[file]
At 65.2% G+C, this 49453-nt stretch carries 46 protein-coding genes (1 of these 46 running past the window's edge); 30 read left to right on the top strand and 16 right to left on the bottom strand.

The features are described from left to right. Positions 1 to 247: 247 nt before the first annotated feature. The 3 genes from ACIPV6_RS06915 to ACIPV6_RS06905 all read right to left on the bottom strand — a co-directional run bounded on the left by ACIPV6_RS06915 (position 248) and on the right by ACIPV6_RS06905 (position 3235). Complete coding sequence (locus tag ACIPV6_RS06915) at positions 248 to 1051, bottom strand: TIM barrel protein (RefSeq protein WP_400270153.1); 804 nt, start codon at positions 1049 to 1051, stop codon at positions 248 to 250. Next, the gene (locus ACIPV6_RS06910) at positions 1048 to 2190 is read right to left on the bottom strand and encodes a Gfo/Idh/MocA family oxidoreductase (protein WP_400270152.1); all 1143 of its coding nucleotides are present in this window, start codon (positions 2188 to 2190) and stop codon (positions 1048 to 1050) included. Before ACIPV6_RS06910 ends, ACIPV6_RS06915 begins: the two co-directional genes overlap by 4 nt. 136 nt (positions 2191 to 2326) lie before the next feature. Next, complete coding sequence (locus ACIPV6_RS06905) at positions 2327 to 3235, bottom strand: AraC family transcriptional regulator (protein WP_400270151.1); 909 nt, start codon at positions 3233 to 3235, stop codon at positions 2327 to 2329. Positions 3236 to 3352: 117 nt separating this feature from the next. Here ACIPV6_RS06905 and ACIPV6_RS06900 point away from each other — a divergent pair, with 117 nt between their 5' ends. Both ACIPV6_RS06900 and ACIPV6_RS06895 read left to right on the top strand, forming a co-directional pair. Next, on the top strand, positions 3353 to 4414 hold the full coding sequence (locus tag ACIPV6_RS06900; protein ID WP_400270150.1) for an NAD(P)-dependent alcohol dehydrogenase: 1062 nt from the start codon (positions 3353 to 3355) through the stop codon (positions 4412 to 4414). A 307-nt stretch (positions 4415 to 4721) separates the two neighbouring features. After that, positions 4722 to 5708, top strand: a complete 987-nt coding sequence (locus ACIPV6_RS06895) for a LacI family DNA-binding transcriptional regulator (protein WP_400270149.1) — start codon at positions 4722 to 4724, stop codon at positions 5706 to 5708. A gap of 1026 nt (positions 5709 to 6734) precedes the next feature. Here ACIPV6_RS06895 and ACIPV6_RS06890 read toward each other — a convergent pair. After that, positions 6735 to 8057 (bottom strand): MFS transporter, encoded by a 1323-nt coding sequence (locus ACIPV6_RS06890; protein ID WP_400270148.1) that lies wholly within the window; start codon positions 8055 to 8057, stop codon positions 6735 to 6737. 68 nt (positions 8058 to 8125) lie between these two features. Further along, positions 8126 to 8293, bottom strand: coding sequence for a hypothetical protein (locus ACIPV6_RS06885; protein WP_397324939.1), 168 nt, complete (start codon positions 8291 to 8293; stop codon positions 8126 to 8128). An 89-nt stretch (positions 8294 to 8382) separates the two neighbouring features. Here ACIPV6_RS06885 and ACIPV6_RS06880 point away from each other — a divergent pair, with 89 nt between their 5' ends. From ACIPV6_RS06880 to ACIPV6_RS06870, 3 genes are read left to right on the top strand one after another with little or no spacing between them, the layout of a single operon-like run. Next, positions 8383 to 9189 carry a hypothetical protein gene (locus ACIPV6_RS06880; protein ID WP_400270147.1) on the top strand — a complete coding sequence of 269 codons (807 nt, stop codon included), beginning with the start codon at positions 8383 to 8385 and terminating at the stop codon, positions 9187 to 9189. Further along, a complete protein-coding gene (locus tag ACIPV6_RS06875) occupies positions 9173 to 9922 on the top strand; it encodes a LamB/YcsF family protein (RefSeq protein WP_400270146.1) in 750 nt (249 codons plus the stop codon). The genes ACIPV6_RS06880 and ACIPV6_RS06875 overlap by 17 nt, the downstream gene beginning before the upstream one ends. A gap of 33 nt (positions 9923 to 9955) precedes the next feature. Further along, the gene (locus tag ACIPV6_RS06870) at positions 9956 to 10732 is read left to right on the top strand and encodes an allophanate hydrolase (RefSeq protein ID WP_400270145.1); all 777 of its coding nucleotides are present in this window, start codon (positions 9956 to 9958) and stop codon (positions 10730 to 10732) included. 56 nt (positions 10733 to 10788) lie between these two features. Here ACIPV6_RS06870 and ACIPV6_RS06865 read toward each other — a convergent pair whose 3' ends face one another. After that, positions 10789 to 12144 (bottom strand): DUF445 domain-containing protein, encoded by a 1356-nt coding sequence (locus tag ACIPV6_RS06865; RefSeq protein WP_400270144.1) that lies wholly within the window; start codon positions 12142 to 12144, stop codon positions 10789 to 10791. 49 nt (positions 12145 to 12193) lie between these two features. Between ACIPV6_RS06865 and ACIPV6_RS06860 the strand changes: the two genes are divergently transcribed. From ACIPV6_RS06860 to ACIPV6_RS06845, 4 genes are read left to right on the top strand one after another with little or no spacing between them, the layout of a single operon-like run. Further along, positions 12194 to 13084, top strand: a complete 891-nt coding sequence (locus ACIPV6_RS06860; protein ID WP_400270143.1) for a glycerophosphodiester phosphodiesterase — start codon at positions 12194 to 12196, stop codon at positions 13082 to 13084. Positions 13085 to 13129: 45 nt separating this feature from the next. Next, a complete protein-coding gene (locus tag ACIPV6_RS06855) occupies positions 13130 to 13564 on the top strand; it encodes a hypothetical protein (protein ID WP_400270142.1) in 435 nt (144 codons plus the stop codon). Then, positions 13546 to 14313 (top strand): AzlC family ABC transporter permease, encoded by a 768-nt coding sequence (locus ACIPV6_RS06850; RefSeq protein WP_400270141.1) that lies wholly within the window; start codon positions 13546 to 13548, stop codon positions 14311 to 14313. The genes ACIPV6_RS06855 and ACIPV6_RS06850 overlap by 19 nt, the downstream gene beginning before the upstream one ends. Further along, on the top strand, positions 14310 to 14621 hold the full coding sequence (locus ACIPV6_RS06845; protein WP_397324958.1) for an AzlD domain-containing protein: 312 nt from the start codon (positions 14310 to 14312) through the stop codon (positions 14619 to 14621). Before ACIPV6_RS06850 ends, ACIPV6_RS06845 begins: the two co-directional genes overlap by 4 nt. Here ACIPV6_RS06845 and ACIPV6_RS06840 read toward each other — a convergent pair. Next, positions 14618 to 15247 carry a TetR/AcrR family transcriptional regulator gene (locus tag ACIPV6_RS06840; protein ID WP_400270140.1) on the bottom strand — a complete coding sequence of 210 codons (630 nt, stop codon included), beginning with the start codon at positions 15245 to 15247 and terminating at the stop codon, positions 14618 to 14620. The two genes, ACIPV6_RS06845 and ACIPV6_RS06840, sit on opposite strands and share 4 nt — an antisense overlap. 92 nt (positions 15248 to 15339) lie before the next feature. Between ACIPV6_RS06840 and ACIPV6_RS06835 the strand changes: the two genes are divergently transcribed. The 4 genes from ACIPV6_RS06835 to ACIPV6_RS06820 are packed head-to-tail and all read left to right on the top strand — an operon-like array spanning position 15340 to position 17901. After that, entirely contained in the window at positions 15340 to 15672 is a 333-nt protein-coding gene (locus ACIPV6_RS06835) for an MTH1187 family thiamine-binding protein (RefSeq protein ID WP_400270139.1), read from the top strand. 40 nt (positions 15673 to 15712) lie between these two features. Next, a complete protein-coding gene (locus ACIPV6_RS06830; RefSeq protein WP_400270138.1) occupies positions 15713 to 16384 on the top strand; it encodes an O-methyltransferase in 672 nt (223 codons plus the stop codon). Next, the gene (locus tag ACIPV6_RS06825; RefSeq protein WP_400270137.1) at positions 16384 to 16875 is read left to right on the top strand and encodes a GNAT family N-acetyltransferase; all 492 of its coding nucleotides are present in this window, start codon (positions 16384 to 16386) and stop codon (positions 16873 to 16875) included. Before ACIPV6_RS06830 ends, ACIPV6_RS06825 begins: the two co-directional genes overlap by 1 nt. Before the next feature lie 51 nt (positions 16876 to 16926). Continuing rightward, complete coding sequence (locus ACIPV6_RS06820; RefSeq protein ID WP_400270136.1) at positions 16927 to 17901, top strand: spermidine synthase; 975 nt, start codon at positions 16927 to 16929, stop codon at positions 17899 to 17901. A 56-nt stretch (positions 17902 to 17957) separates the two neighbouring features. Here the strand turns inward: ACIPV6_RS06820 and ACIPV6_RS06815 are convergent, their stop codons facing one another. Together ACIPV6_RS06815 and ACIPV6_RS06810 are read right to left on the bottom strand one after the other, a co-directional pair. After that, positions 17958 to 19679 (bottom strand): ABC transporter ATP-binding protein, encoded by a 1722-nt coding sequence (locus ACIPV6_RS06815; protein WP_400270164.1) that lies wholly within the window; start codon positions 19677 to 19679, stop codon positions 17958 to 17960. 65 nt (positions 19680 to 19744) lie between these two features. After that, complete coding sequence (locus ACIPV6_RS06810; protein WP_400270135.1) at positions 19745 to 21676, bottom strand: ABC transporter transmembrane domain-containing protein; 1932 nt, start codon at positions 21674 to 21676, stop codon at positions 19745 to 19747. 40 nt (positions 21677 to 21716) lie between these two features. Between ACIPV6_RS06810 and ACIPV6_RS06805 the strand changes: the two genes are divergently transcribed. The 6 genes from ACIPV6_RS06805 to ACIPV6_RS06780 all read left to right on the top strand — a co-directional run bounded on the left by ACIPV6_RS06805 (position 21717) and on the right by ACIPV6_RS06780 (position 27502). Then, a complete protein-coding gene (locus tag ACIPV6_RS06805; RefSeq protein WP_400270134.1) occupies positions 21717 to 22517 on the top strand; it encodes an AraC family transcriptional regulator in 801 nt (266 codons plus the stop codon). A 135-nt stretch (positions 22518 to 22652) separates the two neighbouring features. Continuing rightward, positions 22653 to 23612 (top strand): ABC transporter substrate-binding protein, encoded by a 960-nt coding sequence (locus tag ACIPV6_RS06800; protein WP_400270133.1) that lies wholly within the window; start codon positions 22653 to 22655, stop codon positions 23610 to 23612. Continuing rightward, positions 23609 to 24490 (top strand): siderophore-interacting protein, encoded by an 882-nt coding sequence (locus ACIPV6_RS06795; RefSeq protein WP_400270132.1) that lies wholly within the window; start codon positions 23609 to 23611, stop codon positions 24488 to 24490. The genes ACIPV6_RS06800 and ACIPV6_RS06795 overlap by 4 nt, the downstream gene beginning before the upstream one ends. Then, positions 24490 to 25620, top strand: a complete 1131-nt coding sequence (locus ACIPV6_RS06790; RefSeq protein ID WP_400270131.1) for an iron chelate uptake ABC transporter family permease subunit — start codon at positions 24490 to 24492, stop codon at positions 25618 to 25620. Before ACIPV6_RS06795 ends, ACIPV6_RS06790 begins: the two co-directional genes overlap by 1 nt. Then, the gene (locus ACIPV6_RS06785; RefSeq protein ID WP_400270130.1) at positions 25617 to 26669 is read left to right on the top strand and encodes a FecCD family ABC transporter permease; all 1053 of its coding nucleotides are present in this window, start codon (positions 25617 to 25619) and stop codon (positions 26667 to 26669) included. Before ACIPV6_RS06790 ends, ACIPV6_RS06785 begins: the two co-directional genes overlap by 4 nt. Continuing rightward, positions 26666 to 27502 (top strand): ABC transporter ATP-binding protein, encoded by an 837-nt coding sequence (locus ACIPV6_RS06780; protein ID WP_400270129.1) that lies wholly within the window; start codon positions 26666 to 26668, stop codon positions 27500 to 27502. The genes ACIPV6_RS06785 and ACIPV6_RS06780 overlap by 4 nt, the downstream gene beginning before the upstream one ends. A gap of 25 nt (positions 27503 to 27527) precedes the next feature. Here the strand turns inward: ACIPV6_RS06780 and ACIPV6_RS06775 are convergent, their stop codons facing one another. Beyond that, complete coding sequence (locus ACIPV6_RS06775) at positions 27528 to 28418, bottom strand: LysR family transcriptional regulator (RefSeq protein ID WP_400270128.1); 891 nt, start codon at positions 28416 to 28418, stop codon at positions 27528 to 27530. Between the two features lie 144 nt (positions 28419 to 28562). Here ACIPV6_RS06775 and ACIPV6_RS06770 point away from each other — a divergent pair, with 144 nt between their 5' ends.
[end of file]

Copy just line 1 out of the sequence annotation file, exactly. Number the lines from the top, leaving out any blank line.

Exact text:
At 65.2% G+C, this 49453-nt stretch carries 46 protein-coding genes (1 of these 46 running past the window's edge); 30 read left to right on the top strand and 16 right to left on the bottom strand.